FOR IMMEDIATE RELEASE
February 11, 2014
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Local control is a sacred Texas tradition. But what happens when that control is just a few local officials promoting large bond elections with low voter turnout and even lower voter education and citizen awareness? While Texas' per capita state debt ranks one of the lowest in the nation at 45th, that number soars to the 15th highest in the nation when local debt is added in. Local governments in Texas have more than doubled their debt load in the past decade -- that translates into $7,500 in debt for every man, woman and child in Texas. Examining local debt and bond elections is an important step in addressing this situation.
This past week, Lt. Governor David Dewhurst released interim charges for the Senate Committee on Intergovernmental Relations (IGR) to study issues related to government transparency, local debt and bond elections. As Chairman of the Senate IGR Committee, I am pleased with these charges because of the significant potential risks of not having local debt control, due mostly to a lack of transparency and accountability.
The Senate IGR Committee is responsible for local government issues statewide and oversees legislation that impacts our local economies. Our communities are facing challenging issues and our lawmakers have a responsibility to make government more efficient, save taxpayer's money and help earn trust in our government entities. Our Texas families need to be informed and understand their local government's fiscal state to make better decisions while voting, while our local elected officials need to be informed of assorted funding options with a commitment to educate and be transparent with their citizens.
Chances are, your local school district faces a rapidly growing student population with overcrowded facilities where immediate development is needed, but where there are limited financing options. Unfortunately, this problem plagues local counties all over Texas because our growing populations are demanding new facilities and capital development that far outpace our local wealth and resources.
In recent years, Texas school districts and municipalities have increasingly turned to capital appreciation bonds, or CABs, as one solution. CABs are a type of municipal bond that delay principal and interest payments for 25 - 40 years. There are no installment payments to bring down the debt, so compound interest keeps piling on, causing the balance to balloon.
This financing tool is very attractive to school districts and municipalities as a way to enjoy the fruits of borrowed money today, while telling voters not to worry about the debt since these bonds won't raise taxes -- today. However, these payments are pushed onto future taxpayers creating an expensive tab for our children and their children.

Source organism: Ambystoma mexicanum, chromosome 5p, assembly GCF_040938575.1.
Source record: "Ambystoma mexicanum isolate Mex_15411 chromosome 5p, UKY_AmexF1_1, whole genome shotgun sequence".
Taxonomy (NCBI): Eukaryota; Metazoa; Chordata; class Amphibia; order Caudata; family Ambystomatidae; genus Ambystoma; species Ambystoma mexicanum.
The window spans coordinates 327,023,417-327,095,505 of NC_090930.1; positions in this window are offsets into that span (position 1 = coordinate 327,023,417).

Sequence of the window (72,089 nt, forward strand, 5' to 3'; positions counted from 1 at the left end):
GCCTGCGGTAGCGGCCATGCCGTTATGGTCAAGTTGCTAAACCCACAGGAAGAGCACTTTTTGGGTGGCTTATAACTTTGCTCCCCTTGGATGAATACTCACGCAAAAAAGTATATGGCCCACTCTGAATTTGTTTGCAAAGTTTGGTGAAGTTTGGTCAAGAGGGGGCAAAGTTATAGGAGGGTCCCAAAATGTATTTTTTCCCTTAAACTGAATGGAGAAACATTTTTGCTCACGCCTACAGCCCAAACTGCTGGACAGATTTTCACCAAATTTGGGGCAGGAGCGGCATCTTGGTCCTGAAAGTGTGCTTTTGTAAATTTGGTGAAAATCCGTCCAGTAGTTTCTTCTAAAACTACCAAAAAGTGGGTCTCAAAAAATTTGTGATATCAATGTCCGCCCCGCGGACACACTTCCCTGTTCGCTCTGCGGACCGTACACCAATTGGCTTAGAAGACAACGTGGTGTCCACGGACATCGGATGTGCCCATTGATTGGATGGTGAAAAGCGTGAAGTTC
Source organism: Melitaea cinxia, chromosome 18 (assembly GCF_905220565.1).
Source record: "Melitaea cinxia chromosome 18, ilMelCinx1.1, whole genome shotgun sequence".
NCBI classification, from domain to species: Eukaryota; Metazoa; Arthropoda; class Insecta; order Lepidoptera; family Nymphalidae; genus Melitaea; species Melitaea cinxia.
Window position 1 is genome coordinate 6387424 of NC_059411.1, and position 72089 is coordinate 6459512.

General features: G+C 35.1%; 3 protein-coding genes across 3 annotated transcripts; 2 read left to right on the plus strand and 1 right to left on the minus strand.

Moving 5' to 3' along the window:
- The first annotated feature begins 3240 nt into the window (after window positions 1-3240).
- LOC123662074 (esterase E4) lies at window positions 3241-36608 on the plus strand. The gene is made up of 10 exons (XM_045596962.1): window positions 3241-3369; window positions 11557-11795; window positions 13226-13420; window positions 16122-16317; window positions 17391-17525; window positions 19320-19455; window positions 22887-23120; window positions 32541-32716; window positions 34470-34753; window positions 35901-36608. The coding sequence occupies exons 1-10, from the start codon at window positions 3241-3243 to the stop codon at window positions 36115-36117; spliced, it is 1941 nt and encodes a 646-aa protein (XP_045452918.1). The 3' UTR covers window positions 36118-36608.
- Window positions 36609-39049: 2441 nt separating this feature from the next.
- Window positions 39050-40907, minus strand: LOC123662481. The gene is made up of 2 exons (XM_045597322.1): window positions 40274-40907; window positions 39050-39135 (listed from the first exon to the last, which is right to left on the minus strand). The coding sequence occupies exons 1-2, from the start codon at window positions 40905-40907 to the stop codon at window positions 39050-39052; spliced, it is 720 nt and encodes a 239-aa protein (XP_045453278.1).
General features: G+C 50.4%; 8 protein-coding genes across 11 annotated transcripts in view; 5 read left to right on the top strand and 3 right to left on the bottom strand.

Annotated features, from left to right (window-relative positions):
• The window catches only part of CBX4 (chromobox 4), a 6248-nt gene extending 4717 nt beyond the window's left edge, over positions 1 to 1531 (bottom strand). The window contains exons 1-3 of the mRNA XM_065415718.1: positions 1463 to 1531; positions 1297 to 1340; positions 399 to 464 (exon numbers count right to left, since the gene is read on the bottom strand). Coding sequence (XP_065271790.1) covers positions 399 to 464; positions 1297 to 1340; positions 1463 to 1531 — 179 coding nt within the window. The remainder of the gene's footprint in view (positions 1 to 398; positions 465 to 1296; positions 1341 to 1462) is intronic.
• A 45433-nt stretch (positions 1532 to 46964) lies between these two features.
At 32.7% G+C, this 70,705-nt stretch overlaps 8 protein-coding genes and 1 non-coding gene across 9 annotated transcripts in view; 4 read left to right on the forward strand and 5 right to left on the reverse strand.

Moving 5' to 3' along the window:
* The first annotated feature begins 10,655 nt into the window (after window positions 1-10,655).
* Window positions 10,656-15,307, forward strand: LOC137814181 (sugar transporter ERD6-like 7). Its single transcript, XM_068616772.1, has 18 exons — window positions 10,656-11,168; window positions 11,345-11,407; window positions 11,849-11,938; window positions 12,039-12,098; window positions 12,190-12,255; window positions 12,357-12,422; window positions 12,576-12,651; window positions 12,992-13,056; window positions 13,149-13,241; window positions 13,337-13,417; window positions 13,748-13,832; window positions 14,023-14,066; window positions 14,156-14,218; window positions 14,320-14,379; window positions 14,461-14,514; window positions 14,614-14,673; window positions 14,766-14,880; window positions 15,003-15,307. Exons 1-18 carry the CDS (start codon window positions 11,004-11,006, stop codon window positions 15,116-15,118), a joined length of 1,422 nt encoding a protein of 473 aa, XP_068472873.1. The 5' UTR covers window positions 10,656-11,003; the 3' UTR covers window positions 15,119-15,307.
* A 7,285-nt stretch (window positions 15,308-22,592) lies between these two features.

The buy-now, pay-later approach can result in paying up to $10 for every $1 borrowed now. These local districts assume that since the number of taxpayers is increasing, the anticipated larger tax base in the future will be able to repay the loan. In spite of the exorbitant cost to taxpayers, municipalities use long-term projections to conclude that CABs will work out in the long-run while the much needed capital expansion and facility projects can be enjoyed in the short run.
Between 2007-2011, Texas local governments issued over 700 CABs, receiving $2.3 billion in immediate funding, but committing future repayment obligation of over $20 billion. It is simply bad public policy, bad for our local communities, and unfair to our children to authorize CABs to districts and municipalities who don't fully understand them or their consequences and to not be upfront with taxpayers about the true long-term costs ultimately resulting in enormous local debt. More clarity and truth-telling is needed in explaining to taxpayers what some of these immediate solutions really mean so that we ensure our children's future is not compromised through bad or rushed decision-making.
This past Legislative Session, I authored Senate Bill 449 to prohibit Texas local governments from issuing CABs because these bonds place an undue burden on our future generations simply to pay for the immediate comfort of projects or developments that could be financed differently. While this bill passed in the Senate but not in the House, I intend to file this legislation again in the next session beginning January 2015.
Transparency and accountability are the best tools we have for decreasing our local debt problem and increasing public awareness and understanding. It is critical we study the authorization, issuance and appropriation of debt at the local level and examine the immediate and long-term fiscal impact that bonds and other types of obligations have on current and future generations of taxpayers so that we can rebuild trust in our local government. We must offer a better future to our younger generations in Texas and it must start at our local level.